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5 Facts About Columbus Day

Facebook Twitter Pinterest Gmail We all learned in school that “in fourteen hundred ninety-two Columbus sailed the ocean blue.” We were taught that Italian-born Christopher Columbus set sail in search of a western sea route to Asia and landed in the Americas on October 12, 1942. He first landed in the Bahamas then saw Cuba, […]

5 Facts About Columbus Day

We all learned in school that “in fourteen hundred ninety-two Columbus sailed the ocean blue.” We were taught that Italian-born Christopher Columbus set sail in search of a western sea route to Asia and landed in the Americas on October 12, 1942. He first landed in the Bahamas then saw Cuba, which he thought was China, before locating what he believed to be Japan, which was really Hispaniola. On his third expedition to the area, Columbus realized he had discovered a brand new continent.

Nina, Pinta And Santa Maria

Through the centuries, the celebration of Columbus Day has evolved. Originally acknowledged each Oct. 12, it now celebrated on the second Monday of October. Here are some facts about this famous explorer and the holiday named after him that you may not have learned in school:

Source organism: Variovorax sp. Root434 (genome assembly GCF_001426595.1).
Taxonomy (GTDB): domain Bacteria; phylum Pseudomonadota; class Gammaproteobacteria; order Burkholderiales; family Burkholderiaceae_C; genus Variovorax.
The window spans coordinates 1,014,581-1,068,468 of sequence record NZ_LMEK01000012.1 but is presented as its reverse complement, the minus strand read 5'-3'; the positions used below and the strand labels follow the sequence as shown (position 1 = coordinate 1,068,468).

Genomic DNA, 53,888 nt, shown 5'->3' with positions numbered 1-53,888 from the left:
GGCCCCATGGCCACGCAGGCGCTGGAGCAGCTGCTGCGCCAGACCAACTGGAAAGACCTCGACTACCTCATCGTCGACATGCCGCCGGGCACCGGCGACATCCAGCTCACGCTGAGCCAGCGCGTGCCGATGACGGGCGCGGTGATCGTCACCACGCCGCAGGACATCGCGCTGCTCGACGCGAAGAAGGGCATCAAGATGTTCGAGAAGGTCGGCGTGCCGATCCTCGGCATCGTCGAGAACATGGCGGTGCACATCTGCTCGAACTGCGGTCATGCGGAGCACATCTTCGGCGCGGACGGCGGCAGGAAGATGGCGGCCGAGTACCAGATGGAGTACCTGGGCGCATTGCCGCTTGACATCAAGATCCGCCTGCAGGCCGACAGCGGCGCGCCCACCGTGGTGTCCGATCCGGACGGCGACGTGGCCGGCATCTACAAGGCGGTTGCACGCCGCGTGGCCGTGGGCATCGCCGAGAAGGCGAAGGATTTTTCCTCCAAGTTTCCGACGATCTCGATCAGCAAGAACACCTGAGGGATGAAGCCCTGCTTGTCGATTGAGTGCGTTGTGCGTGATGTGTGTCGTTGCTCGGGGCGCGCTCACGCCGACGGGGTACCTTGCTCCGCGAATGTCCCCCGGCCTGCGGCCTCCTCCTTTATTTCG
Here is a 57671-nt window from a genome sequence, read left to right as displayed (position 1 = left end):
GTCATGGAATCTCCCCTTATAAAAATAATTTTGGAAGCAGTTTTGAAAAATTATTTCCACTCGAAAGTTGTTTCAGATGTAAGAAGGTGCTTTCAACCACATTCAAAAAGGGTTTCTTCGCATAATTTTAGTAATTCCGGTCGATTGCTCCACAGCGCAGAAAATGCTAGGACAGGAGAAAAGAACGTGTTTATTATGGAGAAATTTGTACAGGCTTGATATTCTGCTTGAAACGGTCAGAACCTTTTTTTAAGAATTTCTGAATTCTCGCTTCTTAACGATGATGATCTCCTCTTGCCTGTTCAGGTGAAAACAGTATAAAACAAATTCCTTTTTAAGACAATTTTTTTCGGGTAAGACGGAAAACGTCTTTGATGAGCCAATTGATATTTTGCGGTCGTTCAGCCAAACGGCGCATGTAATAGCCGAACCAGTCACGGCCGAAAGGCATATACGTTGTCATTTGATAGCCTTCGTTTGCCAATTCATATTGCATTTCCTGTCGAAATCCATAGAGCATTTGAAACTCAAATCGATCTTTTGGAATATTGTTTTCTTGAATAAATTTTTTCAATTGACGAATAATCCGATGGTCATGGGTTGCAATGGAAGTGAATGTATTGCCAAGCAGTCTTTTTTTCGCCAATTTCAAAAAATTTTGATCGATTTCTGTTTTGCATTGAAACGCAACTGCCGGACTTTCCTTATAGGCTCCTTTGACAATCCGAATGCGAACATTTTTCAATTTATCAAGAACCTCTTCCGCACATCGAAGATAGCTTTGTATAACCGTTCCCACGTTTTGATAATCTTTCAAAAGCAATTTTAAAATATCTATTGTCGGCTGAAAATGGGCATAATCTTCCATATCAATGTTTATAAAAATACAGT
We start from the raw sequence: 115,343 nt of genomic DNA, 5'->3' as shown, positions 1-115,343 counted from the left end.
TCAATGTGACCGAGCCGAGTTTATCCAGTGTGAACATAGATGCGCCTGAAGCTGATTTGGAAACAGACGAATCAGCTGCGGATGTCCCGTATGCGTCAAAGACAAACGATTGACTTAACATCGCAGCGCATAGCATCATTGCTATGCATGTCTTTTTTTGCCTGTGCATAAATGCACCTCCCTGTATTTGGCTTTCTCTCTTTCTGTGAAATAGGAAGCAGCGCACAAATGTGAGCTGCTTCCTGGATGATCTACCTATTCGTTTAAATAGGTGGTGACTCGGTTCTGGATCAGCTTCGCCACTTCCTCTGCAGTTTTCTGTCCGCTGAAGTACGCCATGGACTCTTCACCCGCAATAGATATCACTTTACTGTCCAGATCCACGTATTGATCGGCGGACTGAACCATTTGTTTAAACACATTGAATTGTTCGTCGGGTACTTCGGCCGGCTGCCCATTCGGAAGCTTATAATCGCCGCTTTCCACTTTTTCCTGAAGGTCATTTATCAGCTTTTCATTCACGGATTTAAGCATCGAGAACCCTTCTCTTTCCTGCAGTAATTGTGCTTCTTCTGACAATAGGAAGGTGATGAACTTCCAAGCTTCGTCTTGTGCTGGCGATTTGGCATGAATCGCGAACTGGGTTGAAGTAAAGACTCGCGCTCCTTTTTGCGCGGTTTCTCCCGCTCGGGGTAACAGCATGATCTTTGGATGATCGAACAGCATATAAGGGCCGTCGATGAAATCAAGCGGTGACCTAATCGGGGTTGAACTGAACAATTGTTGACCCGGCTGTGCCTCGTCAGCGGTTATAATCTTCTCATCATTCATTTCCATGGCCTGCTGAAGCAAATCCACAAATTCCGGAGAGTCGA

1. Since Christopher Columbus was born in Italy, Italian-Americans consider Columbus Day a celebration of their heritage. Communities in some parts of the U.S. host parades and other festivities in honor of this day in history.

2. Alaska, Vermont, Hawaii and South Dakota don’t observer Columbus Day. Instead, Alaska and Vermont celebrate Indigenous Peoples Day while South Dakota observes Native American Day and Hawaii celebrates Discoverers’ Day.

3. This week will mark 80 years since the first federal observance of Columbus Day, under President Franklin D. Roosevelt on October 12 1937.

4. In 1905, Colorado was the first state to officially recognize Columbus Day as a state holiday.

5. Columbus was not the first European to sail across the Atlantic Ocean. Some 500 years earlier, Norse Viking Leif Eriksson is believed to have landed in present-day Newfoundland, around A.D. 1000. Some historians believe that Ireland’s Saint Bernard or other Celtic people crossed the Atlantic even before Eriksson.

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